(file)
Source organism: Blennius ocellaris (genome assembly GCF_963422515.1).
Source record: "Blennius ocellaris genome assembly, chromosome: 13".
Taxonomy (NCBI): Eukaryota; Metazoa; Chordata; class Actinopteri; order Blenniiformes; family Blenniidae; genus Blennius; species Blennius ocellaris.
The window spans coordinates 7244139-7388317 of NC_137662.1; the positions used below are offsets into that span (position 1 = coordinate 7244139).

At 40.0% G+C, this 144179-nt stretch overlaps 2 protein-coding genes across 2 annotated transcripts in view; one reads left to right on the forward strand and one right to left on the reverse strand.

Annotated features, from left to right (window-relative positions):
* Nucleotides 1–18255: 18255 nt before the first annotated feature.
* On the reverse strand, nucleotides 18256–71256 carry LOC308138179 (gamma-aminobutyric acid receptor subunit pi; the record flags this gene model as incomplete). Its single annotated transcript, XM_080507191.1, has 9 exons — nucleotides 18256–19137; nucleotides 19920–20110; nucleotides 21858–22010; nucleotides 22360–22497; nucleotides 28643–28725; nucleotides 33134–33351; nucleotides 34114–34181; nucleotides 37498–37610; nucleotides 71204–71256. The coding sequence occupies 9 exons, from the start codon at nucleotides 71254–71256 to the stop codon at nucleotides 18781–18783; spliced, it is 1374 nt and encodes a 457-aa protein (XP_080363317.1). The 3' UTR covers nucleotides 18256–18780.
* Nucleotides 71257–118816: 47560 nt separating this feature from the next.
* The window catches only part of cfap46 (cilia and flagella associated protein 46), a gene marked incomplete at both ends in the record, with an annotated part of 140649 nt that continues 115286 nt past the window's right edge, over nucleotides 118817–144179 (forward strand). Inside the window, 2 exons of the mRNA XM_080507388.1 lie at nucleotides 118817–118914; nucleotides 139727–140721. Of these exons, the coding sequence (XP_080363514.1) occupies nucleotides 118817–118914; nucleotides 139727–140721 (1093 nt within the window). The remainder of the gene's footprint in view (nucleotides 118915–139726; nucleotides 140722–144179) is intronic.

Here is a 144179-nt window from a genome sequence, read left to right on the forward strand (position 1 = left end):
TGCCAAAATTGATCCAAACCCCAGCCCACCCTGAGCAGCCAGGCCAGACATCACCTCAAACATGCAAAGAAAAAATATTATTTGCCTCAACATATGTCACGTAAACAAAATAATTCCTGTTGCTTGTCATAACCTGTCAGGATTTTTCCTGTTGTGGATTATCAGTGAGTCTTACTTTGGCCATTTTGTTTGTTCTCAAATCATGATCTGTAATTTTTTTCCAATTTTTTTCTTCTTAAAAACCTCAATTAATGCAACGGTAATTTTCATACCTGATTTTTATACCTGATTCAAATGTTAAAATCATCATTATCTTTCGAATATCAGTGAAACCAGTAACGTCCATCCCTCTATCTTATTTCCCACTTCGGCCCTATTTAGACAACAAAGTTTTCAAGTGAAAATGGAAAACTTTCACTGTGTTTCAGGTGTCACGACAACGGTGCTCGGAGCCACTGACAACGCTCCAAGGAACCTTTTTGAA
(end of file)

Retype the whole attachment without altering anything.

Source organism: Blennius ocellaris (genome assembly GCF_963422515.1).
Source record: "Blennius ocellaris genome assembly, chromosome: 13".
Taxonomy (NCBI): Eukaryota; Metazoa; Chordata; class Actinopteri; order Blenniiformes; family Blenniidae; genus Blennius; species Blennius ocellaris.
The window spans coordinates 7244139-7388317 of NC_137662.1; the positions used below are offsets into that span (position 1 = coordinate 7244139).

At 40.0% G+C, this 144179-nt stretch overlaps 2 protein-coding genes across 2 annotated transcripts in view; one reads left to right on the forward strand and one right to left on the reverse strand.

Annotated features, from left to right (window-relative positions):
* Nucleotides 1–18255: 18255 nt before the first annotated feature.
* On the reverse strand, nucleotides 18256–71256 carry LOC308138179 (gamma-aminobutyric acid receptor subunit pi; the record flags this gene model as incomplete). Its single annotated transcript, XM_080507191.1, has 9 exons — nucleotides 18256–19137; nucleotides 19920–20110; nucleotides 21858–22010; nucleotides 22360–22497; nucleotides 28643–28725; nucleotides 33134–33351; nucleotides 34114–34181; nucleotides 37498–37610; nucleotides 71204–71256. The coding sequence occupies 9 exons, from the start codon at nucleotides 71254–71256 to the stop codon at nucleotides 18781–18783; spliced, it is 1374 nt and encodes a 457-aa protein (XP_080363317.1). The 3' UTR covers nucleotides 18256–18780.
* Nucleotides 71257–118816: 47560 nt separating this feature from the next.
* The window catches only part of cfap46 (cilia and flagella associated protein 46), a gene marked incomplete at both ends in the record, with an annotated part of 140649 nt that continues 115286 nt past the window's right edge, over nucleotides 118817–144179 (forward strand). Inside the window, 2 exons of the mRNA XM_080507388.1 lie at nucleotides 118817–118914; nucleotides 139727–140721. Of these exons, the coding sequence (XP_080363514.1) occupies nucleotides 118817–118914; nucleotides 139727–140721 (1093 nt within the window). The remainder of the gene's footprint in view (nucleotides 118915–139726; nucleotides 140722–144179) is intronic.

Here is a 144179-nt window from a genome sequence, read left to right on the forward strand (position 1 = left end):
TGCCAAAATTGATCCAAACCCCAGCCCACCCTGAGCAGCCAGGCCAGACATCACCTCAAACATGCAAAGAAAAAATATTATTTGCCTCAACATATGTCACGTAAACAAAATAATTCCTGTTGCTTGTCATAACCTGTCAGGATTTTTCCTGTTGTGGATTATCAGTGAGTCTTACTTTGGCCATTTTGTTTGTTCTCAAATCATGATCTGTAATTTTTTTCCAATTTTTTTCTTCTTAAAAACCTCAATTAATGCAACGGTAATTTTCATACCTGATTTTTATACCTGATTCAAATGTTAAAATCATCATTATCTTTCGAATATCAGTGAAACCAGTAACGTCCATCCCTCTATCTTATTTCCCACTTCGGCCCTATTTAGACAACAAAGTTTTCAAGTGAAAATGGAAAACTTTCACTGTGTTTCAGGTGTCACGACAACGGTGCTCGGAGCCACTGACAACGCTCCAAGGAACCTTTTTGAA